November 1916, meditation one

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There is no way to do an adequate review of Aleksandr Solzhenitsyn’s November 1916.  I’ve decided to break it in numerous smaller segments so I can reflect on his teachings.  Every page is Truth.

If August 1914was specifically about the encirclement and defeat of Russia, November 1916 explores more of the causes leading to Lenin. There was no fixing Russia.  Solzhenitsyn is clear.  He outlines several probable courses of action, but there was little chance of their being enacted.

Solzhenitsyn continues his “nodal theory of history,” and in these nodes we see tinier knots within the knot.  One of these sub-knots is the problem of the Old Believers, illustrated in a dialogue between Sanya and a chaplain. The Old Believers were Russian Christians who maintained that their traditions were unchanged from time immemorial.  Consequently, they opposed the reforms of Patriarch Nikon.

The Old Believers specific arguments and praxis were often wanting, but the evidence was on their side.  In any case, the Tsars, otherwise orthodox good men, attacked them and relegated them to the edge of society.  As a result, Russia lost its most pious and monarchical section of society. It also lost a fighting segment whose frenzy in battle could have stopped the Communists.

Unfortunately, the Russian establishment (and church) didn’t simply attack the Old Believers’ bodies.  They targeted their souls as well.  Sanya mused: “If they refuse communion–burn them: that was Sofia’s decree. If they take communion under protest–burn them afterward. Lower jaws were wrenched open and the ‘true host’ stuffed down their throats.  For fear of weakening, of accepting the sacrilegious element, they had sometimes set fire to themselves” (Solzhenitsyn 43).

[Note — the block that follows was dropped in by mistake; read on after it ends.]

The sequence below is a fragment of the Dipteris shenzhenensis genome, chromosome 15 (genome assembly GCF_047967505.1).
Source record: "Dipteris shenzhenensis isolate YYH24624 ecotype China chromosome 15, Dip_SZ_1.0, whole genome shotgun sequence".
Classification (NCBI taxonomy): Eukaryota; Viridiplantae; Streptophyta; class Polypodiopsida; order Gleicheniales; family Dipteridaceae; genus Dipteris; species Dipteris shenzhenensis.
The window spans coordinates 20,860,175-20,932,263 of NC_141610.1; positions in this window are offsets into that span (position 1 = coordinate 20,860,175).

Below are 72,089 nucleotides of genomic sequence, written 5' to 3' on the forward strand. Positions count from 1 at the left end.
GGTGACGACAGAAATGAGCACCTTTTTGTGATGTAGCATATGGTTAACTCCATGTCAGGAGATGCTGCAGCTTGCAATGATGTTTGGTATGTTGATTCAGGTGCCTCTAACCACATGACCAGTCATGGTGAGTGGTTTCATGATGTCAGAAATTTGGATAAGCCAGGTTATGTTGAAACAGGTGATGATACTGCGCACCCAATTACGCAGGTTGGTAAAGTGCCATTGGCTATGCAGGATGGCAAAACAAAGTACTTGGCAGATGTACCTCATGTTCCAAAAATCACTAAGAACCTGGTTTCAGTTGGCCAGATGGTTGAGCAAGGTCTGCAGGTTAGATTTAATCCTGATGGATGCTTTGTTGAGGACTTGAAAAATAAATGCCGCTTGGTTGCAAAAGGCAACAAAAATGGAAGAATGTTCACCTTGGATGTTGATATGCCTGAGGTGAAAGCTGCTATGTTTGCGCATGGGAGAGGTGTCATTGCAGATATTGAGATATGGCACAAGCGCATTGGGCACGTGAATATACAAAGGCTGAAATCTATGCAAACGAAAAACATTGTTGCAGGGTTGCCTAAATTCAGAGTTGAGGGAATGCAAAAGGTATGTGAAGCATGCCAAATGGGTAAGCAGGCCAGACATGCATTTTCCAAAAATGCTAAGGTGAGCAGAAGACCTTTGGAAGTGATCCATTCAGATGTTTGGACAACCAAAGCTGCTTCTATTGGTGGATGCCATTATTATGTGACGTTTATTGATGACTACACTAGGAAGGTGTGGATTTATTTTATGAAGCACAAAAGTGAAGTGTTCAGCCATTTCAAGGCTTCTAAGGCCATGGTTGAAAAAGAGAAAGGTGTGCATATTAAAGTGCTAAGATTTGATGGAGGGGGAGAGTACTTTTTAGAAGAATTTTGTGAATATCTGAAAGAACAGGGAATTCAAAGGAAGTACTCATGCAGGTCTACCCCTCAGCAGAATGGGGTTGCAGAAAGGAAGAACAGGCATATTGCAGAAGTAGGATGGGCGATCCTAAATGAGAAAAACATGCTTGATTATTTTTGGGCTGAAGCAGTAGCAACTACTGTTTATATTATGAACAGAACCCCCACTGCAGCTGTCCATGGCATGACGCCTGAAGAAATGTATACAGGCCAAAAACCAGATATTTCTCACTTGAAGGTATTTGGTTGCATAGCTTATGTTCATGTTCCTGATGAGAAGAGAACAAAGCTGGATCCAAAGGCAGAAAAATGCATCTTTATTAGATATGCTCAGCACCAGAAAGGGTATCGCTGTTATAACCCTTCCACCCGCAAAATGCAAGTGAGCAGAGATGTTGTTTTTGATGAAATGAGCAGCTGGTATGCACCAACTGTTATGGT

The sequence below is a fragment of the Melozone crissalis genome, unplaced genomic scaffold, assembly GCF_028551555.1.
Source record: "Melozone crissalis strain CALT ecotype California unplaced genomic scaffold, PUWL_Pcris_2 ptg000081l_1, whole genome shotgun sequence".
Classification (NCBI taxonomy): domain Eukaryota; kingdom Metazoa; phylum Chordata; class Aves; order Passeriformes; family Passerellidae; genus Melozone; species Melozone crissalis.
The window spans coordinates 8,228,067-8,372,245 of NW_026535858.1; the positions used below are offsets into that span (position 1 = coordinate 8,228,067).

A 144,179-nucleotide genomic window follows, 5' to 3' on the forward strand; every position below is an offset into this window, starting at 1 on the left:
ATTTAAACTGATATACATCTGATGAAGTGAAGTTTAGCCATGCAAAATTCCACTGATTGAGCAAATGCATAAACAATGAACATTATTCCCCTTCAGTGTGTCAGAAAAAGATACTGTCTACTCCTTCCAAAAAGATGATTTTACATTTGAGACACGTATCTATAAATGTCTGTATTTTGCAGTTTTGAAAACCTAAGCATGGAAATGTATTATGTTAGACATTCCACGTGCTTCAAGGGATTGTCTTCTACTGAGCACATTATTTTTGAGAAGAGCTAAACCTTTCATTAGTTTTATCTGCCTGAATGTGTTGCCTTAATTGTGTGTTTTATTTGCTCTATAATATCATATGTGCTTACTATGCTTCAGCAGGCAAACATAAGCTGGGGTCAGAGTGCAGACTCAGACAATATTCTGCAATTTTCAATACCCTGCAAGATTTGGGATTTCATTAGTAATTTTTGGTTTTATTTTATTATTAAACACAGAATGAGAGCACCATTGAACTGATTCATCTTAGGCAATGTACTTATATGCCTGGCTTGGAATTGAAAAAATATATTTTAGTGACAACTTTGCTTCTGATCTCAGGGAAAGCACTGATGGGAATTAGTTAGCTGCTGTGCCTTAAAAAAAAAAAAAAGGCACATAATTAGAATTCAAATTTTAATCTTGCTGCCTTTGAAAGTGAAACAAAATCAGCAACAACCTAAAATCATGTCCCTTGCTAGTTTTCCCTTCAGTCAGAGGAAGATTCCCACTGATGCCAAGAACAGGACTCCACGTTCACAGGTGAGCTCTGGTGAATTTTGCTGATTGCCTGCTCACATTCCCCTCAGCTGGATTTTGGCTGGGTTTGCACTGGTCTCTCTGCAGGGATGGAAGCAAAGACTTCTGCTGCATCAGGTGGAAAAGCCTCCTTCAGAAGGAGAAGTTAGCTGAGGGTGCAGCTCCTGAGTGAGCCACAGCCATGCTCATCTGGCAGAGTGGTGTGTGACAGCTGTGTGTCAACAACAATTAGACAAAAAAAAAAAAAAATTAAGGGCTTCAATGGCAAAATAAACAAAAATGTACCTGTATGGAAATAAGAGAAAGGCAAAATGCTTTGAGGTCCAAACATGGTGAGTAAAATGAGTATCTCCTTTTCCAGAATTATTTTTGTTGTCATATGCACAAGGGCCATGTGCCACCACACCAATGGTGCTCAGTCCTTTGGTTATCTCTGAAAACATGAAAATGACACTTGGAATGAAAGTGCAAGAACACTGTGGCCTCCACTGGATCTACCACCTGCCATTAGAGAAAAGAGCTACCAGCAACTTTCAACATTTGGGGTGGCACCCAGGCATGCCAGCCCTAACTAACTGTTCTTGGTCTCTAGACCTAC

It isn’t surprising that the Old Believers saw the establishment as the Antichrist. Sanya continued his musing by thinking “Maybe we trampled the finest of our race.  Maybe there was no schism.”

From there the narrative moves to an attack on Tolstoy, which is right and proper to do. After the proper bashing of Tolstoy, the priest explains, quite correctly, that war is not the greatest evil.  Tolstoy said abolishing the state, while entailing smaller evils, would get rid of the greatest of evils.  This is not so. The state was created to protect us from violence (53). 

War isn’t the vilest of evils.  “An unjust trial, for instance, that scalds the outraged heart, is viler…Or the ordeal at the hands of a torturer. When you can neither cry out nor fight back….All these things are spiritually dirtier and more terrible than war” (53).

We choose not between war and evil, but peace and evil. War is just a specialized form of evil, limited in time and space.

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